Simple or Complex?

By James Kwak

Ever since the financial crisis, there has been an on-again, off-again debate over the right model for financial regulation. On the one hand are those who favor simpler rules—such as a simple leverage limit based on total unweighted assets—on the grounds that they are easier to monitor and tougher to game. On the other hand are those who favor complex rules—such as the Dodd-Frank Act, which has so far generated over 8,000 pages of rules—on the grounds that the world is complicated so we need complicated rules. For the most part, this has been a shouting match over broad principles.

A friend sent me Andrew Haldane’s paper from Jackson Hole a couple of weeks ago, “The Dog and the Frisbee.” (The title refers to the ability of a dog—or a child—to catch a frisbee by following a single visual heuristic, ignoring factors such as the rotational speed of the frisbee or wind currents.) Now we have evidence.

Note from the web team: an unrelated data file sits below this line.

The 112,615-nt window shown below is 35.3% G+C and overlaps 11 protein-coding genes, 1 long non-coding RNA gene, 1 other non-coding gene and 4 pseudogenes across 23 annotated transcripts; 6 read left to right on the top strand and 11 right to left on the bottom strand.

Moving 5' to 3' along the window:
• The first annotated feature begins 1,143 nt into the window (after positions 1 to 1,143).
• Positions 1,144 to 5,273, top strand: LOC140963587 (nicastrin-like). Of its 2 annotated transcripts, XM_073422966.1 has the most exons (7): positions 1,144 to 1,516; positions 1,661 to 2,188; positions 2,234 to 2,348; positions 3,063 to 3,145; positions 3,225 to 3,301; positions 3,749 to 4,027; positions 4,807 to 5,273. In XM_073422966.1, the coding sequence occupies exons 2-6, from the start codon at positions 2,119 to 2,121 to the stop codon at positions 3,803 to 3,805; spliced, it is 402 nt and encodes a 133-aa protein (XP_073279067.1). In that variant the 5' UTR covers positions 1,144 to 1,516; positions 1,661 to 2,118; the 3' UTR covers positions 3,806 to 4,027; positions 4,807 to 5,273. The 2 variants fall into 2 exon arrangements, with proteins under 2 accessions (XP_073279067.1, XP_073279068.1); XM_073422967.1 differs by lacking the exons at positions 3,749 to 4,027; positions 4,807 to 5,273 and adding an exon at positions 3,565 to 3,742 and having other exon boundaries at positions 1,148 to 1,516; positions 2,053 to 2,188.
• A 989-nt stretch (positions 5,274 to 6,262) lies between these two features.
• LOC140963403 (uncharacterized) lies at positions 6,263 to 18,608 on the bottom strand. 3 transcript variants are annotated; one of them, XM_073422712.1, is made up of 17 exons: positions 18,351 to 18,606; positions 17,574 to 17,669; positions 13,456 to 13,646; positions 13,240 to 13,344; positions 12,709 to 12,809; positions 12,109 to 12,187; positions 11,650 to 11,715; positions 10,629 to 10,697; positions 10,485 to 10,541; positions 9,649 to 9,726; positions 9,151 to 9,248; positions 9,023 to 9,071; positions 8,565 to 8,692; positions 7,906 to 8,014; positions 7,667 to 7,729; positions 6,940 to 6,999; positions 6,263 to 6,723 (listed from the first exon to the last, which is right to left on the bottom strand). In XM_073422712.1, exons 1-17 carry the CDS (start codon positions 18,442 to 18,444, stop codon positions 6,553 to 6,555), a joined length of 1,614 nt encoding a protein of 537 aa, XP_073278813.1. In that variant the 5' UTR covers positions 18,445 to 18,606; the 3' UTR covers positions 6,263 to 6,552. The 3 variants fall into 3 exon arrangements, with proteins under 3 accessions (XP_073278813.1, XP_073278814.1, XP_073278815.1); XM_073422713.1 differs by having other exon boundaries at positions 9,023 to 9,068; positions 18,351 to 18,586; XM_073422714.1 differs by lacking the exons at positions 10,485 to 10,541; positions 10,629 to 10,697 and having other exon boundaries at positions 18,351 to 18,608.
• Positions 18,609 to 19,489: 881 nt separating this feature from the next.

Financial regulations have become fabulously complex in recent decades. For example, Haldane points out that since Basel II allowed banks to use internal risk management models for calculating their risk-weighted assets and capital, capital regulation is now performed by models that potentially include millions of parameters that must be estimated (p. 9). But these parameters must be estimated using relatively short historical samples—drawn from a historical period that may or may not be representative of the future.